It’s kind of like one of those TV stands you buy at a big-box store. When you open up the carton and see giant piles of wood veneer and tiny bags of screws, hinges, and camlocks, you immediately second-guess your ability (and desire) to put together such a mess.

But if you follow the instructions step-by-step, suddenly (and by suddenly, I mean five hours later), you have a beautiful new TV stand.

Putting together a TV stand is a lot like writing—both take time and plenty of patience.

Check out How to Write a Research Paper: A Step-by-Step Guide to see how breaking down a research paper into smaller steps can help you write a successful paper.

#4 Write something

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“My Heroes – Maya Angelou connected with countless people through her powerful poetry” by Adria Richards, Flickr.com (CC BY-SA 2.0) /quote added

Maya Angelou’s advice makes sense. If you want to write something, you need to start writing… something. It may not be your best work. It may amount to prewriting rather than drafting, but that’s okay.

The goal is not to write the perfect essay in one long session.

The goal is to get over writer’s block and get writing. Eventually, the ideas will come, and you’ll begin to shape your words into a finished draft. Sometimes it can help to see how other students have tackled a similar essay.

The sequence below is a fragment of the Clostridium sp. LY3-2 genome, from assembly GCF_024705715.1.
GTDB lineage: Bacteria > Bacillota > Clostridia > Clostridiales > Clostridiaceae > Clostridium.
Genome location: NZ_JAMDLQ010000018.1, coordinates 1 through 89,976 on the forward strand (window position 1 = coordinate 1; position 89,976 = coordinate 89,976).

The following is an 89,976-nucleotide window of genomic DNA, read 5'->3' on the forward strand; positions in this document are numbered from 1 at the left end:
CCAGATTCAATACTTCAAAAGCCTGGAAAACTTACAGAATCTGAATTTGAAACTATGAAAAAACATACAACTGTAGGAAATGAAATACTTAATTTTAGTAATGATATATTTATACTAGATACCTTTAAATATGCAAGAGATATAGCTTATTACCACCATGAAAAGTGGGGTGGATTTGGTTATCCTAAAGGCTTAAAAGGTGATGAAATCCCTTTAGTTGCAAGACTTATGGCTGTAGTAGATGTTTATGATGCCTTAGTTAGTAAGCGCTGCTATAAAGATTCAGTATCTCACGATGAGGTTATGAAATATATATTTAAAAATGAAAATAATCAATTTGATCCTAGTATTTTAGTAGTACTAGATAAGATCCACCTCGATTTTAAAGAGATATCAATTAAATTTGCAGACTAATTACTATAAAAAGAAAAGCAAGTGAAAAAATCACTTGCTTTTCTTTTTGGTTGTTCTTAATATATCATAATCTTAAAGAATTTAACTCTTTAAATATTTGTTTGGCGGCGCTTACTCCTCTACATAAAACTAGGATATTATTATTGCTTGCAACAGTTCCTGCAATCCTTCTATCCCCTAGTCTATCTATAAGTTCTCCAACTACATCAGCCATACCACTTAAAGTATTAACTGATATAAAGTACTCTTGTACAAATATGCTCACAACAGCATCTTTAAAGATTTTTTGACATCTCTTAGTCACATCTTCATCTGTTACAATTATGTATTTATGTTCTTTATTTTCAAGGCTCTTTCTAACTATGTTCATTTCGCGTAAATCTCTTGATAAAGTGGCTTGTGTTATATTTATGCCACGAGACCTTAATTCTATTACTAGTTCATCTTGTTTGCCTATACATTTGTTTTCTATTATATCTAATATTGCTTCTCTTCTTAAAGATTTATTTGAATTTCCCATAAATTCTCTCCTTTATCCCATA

If your case of writer’s block has been so severe that you’ve already wasted too much time doing nothing, read How to Write an Essay Fast and Well to help you get started.

And if you’re still finding it difficult to put pen to paper (or fingers to keyword), try to identify why you’re experiencing writer’s block.

A Final Piece of Advice

writer's block

You need to remember this last piece of advice to get over writer’s block and to write well. You’re not going to write the perfect paper in one draft (not even if you prewrite, outline, and draft).

(Need help with the revision process? Read How to Revise an Essay and Make It Better Than Ever and Why Eliminating Wordiness Is So Important for Your Essay.)

Listen to Roald Dahl. Anyone who wrote Charlie and the Chocolate Factory has to have good writing advice, right?

With that in mind, once you’ve overcome writer’s block and have a complete draft, let one of our expert Kibin editors help revise your writing into the masterpiece it deserves to be!

 

Psst... 98% of Kibin users report better grades! Get inspiration from over 500,000 example essays.